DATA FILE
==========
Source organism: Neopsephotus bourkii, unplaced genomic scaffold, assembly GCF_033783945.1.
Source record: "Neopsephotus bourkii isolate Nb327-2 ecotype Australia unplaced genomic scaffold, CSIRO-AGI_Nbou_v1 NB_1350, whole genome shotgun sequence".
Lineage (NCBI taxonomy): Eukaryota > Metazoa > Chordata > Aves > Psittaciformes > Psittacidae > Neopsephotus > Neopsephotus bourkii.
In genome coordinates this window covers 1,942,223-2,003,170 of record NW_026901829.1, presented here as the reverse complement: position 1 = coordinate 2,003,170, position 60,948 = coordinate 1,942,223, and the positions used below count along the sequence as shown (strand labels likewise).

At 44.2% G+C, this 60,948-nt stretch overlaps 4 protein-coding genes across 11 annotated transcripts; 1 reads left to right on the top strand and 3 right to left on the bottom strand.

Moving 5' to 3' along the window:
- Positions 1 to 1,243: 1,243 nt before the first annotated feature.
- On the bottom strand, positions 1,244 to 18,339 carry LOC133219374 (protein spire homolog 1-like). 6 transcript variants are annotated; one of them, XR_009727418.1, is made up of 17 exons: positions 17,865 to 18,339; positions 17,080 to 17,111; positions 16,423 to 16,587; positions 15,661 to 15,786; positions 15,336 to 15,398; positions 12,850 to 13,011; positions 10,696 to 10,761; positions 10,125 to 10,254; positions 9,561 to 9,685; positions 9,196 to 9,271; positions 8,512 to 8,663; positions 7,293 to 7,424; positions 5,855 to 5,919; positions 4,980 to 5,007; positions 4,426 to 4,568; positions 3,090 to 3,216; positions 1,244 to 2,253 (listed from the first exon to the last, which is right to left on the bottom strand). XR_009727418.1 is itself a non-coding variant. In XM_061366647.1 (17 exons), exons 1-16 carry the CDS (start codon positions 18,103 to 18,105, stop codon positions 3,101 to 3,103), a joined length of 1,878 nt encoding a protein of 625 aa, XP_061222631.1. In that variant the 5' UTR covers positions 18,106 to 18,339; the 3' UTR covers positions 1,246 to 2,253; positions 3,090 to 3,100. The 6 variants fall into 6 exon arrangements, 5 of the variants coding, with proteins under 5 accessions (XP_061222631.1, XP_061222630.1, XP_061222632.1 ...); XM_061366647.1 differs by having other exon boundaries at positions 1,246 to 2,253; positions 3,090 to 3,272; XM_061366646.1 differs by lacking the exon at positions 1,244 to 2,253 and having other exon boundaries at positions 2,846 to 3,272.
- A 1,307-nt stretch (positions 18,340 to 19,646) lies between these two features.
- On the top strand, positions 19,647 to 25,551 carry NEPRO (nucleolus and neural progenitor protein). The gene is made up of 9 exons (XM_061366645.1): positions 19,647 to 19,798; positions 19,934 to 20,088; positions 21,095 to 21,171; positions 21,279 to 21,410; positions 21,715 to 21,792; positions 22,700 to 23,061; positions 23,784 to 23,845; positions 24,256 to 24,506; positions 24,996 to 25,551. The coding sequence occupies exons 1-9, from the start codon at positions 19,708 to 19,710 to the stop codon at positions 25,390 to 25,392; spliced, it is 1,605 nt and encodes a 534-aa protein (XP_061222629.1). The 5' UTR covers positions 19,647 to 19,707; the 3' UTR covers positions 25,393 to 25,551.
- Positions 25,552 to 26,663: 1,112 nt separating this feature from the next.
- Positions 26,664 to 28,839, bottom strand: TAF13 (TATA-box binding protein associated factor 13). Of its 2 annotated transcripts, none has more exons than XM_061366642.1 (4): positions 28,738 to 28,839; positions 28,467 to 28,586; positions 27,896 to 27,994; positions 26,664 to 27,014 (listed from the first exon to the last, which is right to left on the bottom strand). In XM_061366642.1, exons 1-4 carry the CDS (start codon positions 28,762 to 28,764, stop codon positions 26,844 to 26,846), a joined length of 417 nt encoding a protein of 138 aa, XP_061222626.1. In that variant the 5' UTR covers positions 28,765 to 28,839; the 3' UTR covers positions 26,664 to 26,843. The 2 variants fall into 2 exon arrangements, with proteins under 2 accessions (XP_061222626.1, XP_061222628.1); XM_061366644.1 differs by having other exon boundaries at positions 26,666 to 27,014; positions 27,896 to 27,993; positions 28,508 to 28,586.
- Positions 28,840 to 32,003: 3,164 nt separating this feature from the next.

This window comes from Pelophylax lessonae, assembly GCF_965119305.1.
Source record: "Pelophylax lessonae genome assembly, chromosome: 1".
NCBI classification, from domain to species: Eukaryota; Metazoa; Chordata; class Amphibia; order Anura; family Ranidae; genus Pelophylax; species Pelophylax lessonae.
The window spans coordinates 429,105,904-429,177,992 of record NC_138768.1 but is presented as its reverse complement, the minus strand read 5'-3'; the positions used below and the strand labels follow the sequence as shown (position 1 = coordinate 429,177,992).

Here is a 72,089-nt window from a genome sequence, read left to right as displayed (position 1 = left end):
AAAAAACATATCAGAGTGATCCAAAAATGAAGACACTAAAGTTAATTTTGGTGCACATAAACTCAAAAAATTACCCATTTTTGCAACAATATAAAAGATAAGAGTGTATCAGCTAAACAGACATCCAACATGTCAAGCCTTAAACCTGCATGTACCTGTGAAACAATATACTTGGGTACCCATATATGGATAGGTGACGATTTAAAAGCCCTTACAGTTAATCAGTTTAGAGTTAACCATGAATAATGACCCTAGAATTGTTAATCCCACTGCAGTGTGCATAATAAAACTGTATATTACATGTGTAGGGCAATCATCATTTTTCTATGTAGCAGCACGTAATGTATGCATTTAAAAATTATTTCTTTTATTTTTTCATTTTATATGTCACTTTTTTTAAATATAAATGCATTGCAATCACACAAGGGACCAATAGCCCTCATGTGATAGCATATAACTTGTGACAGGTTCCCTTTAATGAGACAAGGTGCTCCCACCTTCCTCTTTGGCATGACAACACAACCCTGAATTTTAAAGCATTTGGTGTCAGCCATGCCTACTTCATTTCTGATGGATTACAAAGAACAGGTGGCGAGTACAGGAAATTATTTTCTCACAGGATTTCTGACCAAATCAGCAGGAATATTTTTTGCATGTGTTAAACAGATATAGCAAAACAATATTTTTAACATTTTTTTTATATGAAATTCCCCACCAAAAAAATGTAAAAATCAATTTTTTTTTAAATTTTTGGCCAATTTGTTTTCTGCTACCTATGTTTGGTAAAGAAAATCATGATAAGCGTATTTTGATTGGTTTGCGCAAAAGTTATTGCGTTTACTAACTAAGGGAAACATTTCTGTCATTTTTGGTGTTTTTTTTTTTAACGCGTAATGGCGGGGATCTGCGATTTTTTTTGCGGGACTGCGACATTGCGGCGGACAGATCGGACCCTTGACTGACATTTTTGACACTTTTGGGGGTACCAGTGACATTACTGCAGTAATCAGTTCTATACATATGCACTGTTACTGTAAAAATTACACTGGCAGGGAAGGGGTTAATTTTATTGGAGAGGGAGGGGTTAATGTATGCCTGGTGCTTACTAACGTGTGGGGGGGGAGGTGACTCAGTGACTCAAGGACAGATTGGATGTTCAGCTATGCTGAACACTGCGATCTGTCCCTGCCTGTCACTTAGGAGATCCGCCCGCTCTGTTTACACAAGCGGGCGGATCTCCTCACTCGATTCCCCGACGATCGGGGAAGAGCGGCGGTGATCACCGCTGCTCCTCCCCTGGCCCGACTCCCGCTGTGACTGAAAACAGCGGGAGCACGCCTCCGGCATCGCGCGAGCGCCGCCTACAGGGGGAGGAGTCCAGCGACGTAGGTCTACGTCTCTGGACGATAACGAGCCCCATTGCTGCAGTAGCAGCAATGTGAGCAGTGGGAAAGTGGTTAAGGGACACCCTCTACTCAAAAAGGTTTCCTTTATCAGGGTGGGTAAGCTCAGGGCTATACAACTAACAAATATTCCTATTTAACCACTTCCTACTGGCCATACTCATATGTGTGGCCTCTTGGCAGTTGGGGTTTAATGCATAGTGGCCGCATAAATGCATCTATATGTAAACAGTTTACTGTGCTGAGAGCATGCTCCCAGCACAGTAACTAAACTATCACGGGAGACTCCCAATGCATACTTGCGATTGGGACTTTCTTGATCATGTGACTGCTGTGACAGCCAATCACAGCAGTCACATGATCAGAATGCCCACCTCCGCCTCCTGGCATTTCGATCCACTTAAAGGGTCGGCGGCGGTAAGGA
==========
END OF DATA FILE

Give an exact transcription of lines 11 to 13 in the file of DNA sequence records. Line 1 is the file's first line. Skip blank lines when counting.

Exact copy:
- Positions 25,552 to 26,663: 1,112 nt separating this feature from the next.
- Positions 26,664 to 28,839, bottom strand: TAF13 (TATA-box binding protein associated factor 13). Of its 2 annotated transcripts, none has more exons than XM_061366642.1 (4): positions 28,738 to 28,839; positions 28,467 to 28,586; positions 27,896 to 27,994; positions 26,664 to 27,014 (listed from the first exon to the last, which is right to left on the bottom strand). In XM_061366642.1, exons 1-4 carry the CDS (start codon positions 28,762 to 28,764, stop codon positions 26,844 to 26,846), a joined length of 417 nt encoding a protein of 138 aa, XP_061222626.1. In that variant the 5' UTR covers positions 28,765 to 28,839; the 3' UTR covers positions 26,664 to 26,843. The 2 variants fall into 2 exon arrangements, with proteins under 2 accessions (XP_061222626.1, XP_061222628.1); XM_061366644.1 differs by having other exon boundaries at positions 26,666 to 27,014; positions 27,896 to 27,993; positions 28,508 to 28,586.
- Positions 28,840 to 32,003: 3,164 nt separating this feature from the next.